Open letter  

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Train wreck at Montparnasse (October 22, 1895) by Studio Lévy and Sons.
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Train wreck at Montparnasse (October 22, 1895) by Studio Lévy and Sons.

An open letter is a letter that is intended to be read by a wide audience, or a letter intended for an individual, but that is nonetheless widely distributed intentionally.

Open letters usually take the form of a letter addressed to an individual but provided to the public through newspapers and other media, such as a letter to the editor or blog. Especially common are critical open letters addressed to political leaders.

Letters patent are another form of open letter in which a legal document is both mailed to a person by the government, and publicized so that all are made aware of it. Open letters can also be addressed directly to a group rather than any individual.

Motivations for writing open letters

There are a number of reasons why an individual would choose the form of an open letter, including the following reasons:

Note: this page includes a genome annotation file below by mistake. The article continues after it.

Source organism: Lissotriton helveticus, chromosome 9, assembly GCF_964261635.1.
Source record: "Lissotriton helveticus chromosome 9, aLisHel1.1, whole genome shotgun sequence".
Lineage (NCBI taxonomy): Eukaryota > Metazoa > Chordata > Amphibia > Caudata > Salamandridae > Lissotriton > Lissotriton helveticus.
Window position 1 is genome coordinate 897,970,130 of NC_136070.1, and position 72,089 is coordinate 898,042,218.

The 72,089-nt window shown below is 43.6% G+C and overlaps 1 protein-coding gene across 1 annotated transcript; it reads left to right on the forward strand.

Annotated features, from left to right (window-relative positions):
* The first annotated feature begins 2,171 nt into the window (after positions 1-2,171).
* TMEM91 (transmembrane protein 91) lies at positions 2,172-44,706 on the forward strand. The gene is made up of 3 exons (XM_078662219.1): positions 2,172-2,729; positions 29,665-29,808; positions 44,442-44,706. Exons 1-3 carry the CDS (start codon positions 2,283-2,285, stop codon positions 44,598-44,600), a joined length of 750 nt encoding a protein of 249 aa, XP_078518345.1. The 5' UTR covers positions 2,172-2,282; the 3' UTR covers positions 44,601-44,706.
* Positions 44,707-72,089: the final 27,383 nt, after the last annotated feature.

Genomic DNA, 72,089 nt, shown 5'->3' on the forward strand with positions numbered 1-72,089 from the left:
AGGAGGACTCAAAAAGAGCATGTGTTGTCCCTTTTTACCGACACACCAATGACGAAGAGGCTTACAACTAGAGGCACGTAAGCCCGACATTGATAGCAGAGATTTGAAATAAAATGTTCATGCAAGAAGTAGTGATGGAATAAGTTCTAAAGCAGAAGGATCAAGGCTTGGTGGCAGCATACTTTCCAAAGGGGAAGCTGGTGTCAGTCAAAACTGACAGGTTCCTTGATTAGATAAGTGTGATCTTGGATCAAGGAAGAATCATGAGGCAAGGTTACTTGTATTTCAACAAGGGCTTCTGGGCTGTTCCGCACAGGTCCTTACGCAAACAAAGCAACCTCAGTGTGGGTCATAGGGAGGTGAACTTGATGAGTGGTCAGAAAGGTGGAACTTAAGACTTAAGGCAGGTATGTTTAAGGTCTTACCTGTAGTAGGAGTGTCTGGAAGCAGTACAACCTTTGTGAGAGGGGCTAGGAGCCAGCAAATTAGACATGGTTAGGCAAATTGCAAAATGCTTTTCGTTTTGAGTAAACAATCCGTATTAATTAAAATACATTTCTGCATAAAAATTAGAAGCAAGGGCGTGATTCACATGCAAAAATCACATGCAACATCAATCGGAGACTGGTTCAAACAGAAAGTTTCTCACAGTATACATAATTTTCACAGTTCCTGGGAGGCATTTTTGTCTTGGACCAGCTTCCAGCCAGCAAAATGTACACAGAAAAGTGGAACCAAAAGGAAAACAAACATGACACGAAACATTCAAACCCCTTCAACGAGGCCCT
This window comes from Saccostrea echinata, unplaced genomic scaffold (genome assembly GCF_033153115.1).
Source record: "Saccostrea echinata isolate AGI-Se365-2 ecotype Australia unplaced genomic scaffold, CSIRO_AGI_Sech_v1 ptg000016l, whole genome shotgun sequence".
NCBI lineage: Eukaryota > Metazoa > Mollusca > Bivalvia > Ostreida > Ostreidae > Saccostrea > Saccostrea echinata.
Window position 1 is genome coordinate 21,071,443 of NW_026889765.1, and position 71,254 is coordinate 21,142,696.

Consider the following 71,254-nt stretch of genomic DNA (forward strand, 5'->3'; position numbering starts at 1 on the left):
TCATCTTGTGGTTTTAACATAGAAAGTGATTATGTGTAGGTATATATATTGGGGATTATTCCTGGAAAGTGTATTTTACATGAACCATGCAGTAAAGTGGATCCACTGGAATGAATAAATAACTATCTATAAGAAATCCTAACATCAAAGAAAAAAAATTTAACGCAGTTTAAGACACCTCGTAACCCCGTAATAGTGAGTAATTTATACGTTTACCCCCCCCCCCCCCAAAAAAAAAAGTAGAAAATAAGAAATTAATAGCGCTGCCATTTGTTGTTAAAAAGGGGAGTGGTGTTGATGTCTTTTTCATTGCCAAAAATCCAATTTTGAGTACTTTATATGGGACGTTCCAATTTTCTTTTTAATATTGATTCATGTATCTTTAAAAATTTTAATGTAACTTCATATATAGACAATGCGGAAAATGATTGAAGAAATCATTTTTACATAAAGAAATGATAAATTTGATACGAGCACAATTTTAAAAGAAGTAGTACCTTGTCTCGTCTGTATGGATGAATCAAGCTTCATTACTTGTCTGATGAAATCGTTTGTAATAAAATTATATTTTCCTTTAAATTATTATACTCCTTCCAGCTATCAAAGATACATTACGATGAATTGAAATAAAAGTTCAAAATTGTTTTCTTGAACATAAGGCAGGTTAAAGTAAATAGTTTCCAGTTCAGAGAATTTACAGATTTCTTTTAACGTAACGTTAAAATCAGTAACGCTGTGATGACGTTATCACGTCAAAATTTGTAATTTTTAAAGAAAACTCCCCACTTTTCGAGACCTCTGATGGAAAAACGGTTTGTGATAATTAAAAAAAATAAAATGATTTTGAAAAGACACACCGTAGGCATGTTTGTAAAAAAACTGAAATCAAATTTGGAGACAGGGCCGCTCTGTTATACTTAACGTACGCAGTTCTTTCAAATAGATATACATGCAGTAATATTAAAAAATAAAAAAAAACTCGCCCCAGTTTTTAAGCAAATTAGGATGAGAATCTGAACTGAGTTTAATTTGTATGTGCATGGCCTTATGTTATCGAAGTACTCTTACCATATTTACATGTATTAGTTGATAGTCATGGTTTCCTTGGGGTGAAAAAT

• To state the author's position on a particular issue
  • As an attempt to start or end a wider dialogue around an issue
  • To criticise someone's actions
  • As an attempt to focus broad attention on the letter's recipient, prompting them to some action
  • For humor value
  • Simply to make public a communication that must take place as a letter for reasons of formality

Examples of open letters

See also




Unless indicated otherwise, the text in this article is either based on Wikipedia article "Open letter" or another language Wikipedia page thereof used under the terms of the GNU Free Documentation License; or on original research by Jahsonic and friends. See Art and Popular Culture's copyright notice.

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